Maturity Structure of a Hedge Matters: Lessons from the Metallgesellschaft Debacle
Posted: 6 Sep 1999
Date Written: February 1995
At the start of 1994 Metallgesellschaft AG, the 14th largest corporation in Germany, stood on the brink of bankruptcy as a result of more than $1 billion in losses from trading in oil futures. The futures trades were ostensibly a hedge for the firm's oil delivery contracts. How could a set of transactions which purportedly locked-in profits, making the firm safer, in fact lead the firm to bankruptcy? A critical problem was the mismatch in maturities between the company's delivery contract exposure to oil price risk and the company's portfolio of futures. Although the contract exposure was to long-term oil prices, it hedged with short- dated futures in order to capture profits from perceived mispricings in that market. When that gamble did not pay off, it undermined the entire company. Understanding the mistakes made by Metallgesellschaft is critical if other firms are to avoid a similar fate without forsaking the significant benefits available from a correctly planned hedging strategy.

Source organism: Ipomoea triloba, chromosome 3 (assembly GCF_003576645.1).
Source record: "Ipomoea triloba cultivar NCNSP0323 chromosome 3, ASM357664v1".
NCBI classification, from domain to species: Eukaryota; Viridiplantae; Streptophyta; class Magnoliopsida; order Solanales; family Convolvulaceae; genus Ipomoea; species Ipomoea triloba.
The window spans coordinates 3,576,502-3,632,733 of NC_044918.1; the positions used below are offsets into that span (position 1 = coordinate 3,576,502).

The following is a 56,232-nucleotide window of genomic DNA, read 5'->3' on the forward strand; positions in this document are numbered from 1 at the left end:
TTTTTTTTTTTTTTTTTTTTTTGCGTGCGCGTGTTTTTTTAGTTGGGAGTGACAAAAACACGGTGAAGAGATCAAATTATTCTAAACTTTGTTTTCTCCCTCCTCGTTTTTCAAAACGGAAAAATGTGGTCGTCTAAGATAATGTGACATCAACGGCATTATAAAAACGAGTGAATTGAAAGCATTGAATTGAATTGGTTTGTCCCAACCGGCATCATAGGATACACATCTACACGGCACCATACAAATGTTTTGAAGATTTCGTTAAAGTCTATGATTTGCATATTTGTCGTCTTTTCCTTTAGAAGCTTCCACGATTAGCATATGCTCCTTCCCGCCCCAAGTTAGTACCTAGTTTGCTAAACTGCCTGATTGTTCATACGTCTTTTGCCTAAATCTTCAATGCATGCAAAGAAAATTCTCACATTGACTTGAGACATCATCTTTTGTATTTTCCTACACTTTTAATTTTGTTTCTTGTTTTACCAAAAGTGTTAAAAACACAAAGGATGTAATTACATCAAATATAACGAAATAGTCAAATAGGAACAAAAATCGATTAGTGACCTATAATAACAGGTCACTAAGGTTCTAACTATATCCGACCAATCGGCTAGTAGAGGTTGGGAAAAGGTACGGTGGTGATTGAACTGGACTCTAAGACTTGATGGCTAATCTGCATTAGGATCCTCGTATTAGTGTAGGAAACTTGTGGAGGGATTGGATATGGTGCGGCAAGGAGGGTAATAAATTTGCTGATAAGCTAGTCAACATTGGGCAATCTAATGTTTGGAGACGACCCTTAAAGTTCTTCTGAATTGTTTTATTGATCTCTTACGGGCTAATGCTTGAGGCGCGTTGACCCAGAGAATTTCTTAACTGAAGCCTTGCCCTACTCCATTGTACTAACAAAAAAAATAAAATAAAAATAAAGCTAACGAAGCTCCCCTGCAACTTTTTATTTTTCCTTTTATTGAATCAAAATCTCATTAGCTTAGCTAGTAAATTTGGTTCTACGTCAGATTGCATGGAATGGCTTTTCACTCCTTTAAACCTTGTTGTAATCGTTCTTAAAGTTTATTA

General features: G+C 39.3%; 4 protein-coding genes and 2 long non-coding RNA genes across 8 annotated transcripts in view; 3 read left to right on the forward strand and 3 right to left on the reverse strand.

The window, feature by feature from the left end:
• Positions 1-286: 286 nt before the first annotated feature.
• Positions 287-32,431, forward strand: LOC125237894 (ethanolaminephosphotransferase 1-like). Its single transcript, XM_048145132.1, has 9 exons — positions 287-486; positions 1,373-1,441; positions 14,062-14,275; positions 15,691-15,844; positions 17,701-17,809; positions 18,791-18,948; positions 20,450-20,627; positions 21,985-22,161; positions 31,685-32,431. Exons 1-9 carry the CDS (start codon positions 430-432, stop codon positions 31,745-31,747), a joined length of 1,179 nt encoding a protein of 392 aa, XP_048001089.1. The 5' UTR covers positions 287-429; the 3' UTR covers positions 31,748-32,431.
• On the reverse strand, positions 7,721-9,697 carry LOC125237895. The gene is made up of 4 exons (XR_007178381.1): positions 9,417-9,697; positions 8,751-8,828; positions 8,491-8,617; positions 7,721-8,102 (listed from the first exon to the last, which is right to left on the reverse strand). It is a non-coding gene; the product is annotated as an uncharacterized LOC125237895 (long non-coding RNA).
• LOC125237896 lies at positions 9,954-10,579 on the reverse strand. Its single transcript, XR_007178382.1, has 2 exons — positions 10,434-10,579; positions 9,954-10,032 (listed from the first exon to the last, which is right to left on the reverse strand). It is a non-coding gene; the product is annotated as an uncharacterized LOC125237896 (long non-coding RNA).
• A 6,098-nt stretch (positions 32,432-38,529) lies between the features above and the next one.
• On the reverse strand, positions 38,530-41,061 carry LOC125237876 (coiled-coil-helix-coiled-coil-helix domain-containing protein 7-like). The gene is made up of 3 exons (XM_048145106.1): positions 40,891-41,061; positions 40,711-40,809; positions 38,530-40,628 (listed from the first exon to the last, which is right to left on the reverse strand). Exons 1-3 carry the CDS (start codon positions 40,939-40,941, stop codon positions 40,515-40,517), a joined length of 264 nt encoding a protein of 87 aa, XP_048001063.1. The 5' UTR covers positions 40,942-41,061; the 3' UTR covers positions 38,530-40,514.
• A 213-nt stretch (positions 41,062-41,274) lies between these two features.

JEL Classification: G13, G31, G32, G33
Suggested Citation: Suggested Citation